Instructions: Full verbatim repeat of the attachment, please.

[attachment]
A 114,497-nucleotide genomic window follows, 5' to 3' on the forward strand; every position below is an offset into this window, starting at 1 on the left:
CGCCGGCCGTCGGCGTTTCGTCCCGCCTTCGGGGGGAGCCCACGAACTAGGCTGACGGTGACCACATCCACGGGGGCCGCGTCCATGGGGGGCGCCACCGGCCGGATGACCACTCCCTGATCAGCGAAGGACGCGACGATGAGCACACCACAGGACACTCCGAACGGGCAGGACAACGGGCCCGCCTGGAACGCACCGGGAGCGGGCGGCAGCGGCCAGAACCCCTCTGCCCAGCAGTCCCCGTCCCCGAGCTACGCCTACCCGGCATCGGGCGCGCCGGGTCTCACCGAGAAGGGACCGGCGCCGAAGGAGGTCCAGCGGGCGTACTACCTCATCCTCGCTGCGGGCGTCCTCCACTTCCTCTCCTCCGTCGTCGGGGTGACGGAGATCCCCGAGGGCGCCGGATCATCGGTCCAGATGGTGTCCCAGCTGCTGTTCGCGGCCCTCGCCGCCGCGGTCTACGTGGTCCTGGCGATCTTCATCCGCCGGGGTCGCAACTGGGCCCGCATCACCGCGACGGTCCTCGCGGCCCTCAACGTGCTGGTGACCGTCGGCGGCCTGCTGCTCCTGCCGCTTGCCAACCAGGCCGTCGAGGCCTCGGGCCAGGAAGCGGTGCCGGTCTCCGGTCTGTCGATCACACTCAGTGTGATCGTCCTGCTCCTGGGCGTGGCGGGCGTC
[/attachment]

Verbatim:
A 114,497-nucleotide genomic window follows, 5' to 3' on the forward strand; every position below is an offset into this window, starting at 1 on the left:
CGCCGGCCGTCGGCGTTTCGTCCCGCCTTCGGGGGGAGCCCACGAACTAGGCTGACGGTGACCACATCCACGGGGGCCGCGTCCATGGGGGGCGCCACCGGCCGGATGACCACTCCCTGATCAGCGAAGGACGCGACGATGAGCACACCACAGGACACTCCGAACGGGCAGGACAACGGGCCCGCCTGGAACGCACCGGGAGCGGGCGGCAGCGGCCAGAACCCCTCTGCCCAGCAGTCCCCGTCCCCGAGCTACGCCTACCCGGCATCGGGCGCGCCGGGTCTCACCGAGAAGGGACCGGCGCCGAAGGAGGTCCAGCGGGCGTACTACCTCATCCTCGCTGCGGGCGTCCTCCACTTCCTCTCCTCCGTCGTCGGGGTGACGGAGATCCCCGAGGGCGCCGGATCATCGGTCCAGATGGTGTCCCAGCTGCTGTTCGCGGCCCTCGCCGCCGCGGTCTACGTGGTCCTGGCGATCTTCATCCGCCGGGGTCGCAACTGGGCCCGCATCACCGCGACGGTCCTCGCGGCCCTCAACGTGCTGGTGACCGTCGGCGGCCTGCTGCTCCTGCCGCTTGCCAACCAGGCCGTCGAGGCCTCGGGCCAGGAAGCGGTGCCGGTCTCCGGTCTGTCGATCACACTCAGTGTGATCGTCCTGCTCCTGGGCGTGGCGGGCGTC